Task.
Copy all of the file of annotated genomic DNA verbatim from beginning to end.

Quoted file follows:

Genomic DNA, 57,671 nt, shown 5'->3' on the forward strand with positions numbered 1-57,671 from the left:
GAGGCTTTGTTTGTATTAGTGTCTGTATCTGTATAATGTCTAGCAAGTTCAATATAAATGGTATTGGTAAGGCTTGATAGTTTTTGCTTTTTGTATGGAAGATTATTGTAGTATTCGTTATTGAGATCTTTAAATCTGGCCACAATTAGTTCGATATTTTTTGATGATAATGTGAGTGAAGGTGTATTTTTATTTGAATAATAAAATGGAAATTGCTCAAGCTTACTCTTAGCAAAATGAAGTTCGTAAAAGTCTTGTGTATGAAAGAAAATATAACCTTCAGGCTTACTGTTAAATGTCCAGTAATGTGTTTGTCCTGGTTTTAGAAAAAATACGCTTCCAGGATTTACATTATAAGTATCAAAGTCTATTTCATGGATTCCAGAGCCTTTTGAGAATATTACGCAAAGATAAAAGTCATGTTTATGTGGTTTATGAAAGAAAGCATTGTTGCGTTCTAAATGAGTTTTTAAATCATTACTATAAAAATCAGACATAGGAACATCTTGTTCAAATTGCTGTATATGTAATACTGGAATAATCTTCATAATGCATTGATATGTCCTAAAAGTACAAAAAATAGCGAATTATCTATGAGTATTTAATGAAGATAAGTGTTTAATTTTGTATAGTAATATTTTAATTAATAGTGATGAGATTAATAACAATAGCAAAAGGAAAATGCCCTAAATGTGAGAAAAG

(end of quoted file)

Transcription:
Genomic DNA, 57,671 nt, shown 5'->3' on the forward strand with positions numbered 1-57,671 from the left:
GAGGCTTTGTTTGTATTAGTGTCTGTATCTGTATAATGTCTAGCAAGTTCAATATAAATGGTATTGGTAAGGCTTGATAGTTTTTGCTTTTTGTATGGAAGATTATTGTAGTATTCGTTATTGAGATCTTTAAATCTGGCCACAATTAGTTCGATATTTTTTGATGATAATGTGAGTGAAGGTGTATTTTTATTTGAATAATAAAATGGAAATTGCTCAAGCTTACTCTTAGCAAAATGAAGTTCGTAAAAGTCTTGTGTATGAAAGAAAATATAACCTTCAGGCTTACTGTTAAATGTCCAGTAATGTGTTTGTCCTGGTTTTAGAAAAAATACGCTTCCAGGATTTACATTATAAGTATCAAAGTCTATTTCATGGATTCCAGAGCCTTTTGAGAATATTACGCAAAGATAAAAGTCATGTTTATGTGGTTTATGAAAGAAAGCATTGTTGCGTTCTAAATGAGTTTTTAAATCATTACTATAAAAATCAGACATAGGAACATCTTGTTCAAATTGCTGTATATGTAATACTGGAATAATCTTCATAATGCATTGATATGTCCTAAAAGTACAAAAAATAGCGAATTATCTATGAGTATTTAATGAAGATAAGTGTTTAATTTTGTATAGTAATATTTTAATTAATAGTGATGAGATTAATAACAATAGCAAAAGGAAAATGCCCTAAATGTGAGAAAAG